Hacker News new | comments | show | ask | jobs | submit login

"Before you jump to any conclusions about these companies, though, remember that the turn of the millennium was precisely when a lot of modern Internet cabling was being rolled out."

I feel like this is a very important point that is getting lost.

Of course costs are going to be higher and profits lower (or even negative!) when you're laying lots of new fiber and deploying new equipment. Maintaining that equipment in subsequent years will cost much less and you'll make more money those years selling service on it. There's nothing inherently wrong here.




Yes and no.

Yes, costs naturally will be lower after the initial large capital expenditure.

No, this so called modern cabling has not resulted in cheaper and faster access fees. Americans pay some of the highest fees for comparable speeds. [1]

[1] http://www.bbc.com/news/magazine-24528383

Lastly, the flip side of the coin is that if the ISPs figure out they can still make $$$ from not having to invest in upgrading infrastructure, then there is very incentive to do so.


A lot of that fiber run circa 2000 was by folks not in the charts. Qwest, Level3, Global Crossing etc.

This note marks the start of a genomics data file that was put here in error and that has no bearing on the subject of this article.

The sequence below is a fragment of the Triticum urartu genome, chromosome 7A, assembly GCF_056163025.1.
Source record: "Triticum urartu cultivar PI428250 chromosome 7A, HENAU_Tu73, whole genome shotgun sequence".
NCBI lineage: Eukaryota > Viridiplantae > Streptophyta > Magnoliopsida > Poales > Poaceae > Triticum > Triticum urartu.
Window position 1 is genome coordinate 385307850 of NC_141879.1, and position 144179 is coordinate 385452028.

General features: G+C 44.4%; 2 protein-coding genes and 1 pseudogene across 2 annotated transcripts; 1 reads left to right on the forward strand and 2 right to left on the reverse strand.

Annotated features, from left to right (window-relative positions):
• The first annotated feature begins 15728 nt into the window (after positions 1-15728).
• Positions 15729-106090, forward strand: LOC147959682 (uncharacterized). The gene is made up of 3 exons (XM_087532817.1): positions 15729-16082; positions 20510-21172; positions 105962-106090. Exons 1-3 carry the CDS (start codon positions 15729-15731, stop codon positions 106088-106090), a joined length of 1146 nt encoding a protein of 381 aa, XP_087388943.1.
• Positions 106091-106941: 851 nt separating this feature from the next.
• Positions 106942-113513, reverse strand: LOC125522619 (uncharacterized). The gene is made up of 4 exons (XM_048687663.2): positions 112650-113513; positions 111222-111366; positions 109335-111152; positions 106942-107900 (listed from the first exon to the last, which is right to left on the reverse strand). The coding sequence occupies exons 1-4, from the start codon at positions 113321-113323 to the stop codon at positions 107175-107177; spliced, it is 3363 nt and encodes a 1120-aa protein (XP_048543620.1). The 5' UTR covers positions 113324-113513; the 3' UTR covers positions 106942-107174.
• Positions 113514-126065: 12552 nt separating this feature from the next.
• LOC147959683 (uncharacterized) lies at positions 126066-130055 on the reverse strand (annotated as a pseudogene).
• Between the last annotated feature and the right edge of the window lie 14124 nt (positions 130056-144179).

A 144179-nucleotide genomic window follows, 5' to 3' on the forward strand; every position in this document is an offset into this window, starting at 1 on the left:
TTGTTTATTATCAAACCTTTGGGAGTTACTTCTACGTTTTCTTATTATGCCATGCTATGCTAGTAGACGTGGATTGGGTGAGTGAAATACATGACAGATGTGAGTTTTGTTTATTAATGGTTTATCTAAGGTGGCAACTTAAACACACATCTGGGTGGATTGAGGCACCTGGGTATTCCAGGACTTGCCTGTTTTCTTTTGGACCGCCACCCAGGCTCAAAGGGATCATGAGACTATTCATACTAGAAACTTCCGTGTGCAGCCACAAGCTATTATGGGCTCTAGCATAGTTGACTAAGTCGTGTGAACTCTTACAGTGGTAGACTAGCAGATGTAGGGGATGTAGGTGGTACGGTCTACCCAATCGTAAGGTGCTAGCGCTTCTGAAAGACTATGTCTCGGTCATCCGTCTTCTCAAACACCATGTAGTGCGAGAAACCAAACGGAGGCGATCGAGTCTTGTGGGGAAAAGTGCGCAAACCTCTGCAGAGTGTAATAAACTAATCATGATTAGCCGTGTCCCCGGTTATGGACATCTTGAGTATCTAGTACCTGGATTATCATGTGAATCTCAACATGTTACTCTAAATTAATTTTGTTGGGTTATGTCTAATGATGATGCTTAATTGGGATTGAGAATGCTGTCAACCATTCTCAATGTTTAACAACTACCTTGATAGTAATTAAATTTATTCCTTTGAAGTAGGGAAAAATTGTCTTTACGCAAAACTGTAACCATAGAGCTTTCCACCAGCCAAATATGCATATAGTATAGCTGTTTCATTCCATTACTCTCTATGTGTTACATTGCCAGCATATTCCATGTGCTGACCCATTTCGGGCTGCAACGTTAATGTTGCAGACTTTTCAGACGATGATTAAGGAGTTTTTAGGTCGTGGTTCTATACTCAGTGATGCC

All the last mile ISPs were doing circa 2000 was hooking smarter silicon on their existing copper.

The first big last mile fiber builds started towards 2005 I think. (fios etc)


The graph I would like to see here is "integrated expense" and "integrated income" over the years. That would indicate when the point-of-break-even happened (or will happen).


My guess is they were barely loosing any money in the years they upgraded their network and have recovered their investment within a few years while raising prices even more under the false pretense of needing/wanting to upgrading their network even further.

It would be interesting to have a line on that graph showing when ISP's weren't required to abide by FCC rules because they were not classified under title 2.


Yup, the cables are usually the expensive part too. Routers are cheap compared to fibre (labour costs, access rights, etc, etc, etc).


Yet with all this purported modern fiber, only like 5% of the US population at most have access to speeds over 100MB/s, and only at exorbitant prices that do not reflect the current low cost of maintenance of that infrastructure deployed a decade ago (when these companies were, note, still profitable).


This felt like the main point of the article for me. Geographically it is very relevant to me (and fellow Australians, even if they are too stupid to see through our government's crap).




Guidelines | FAQ | Support | API | Security | Lists | Bookmarklet | DMCA | Apply to YC | Contact

Search: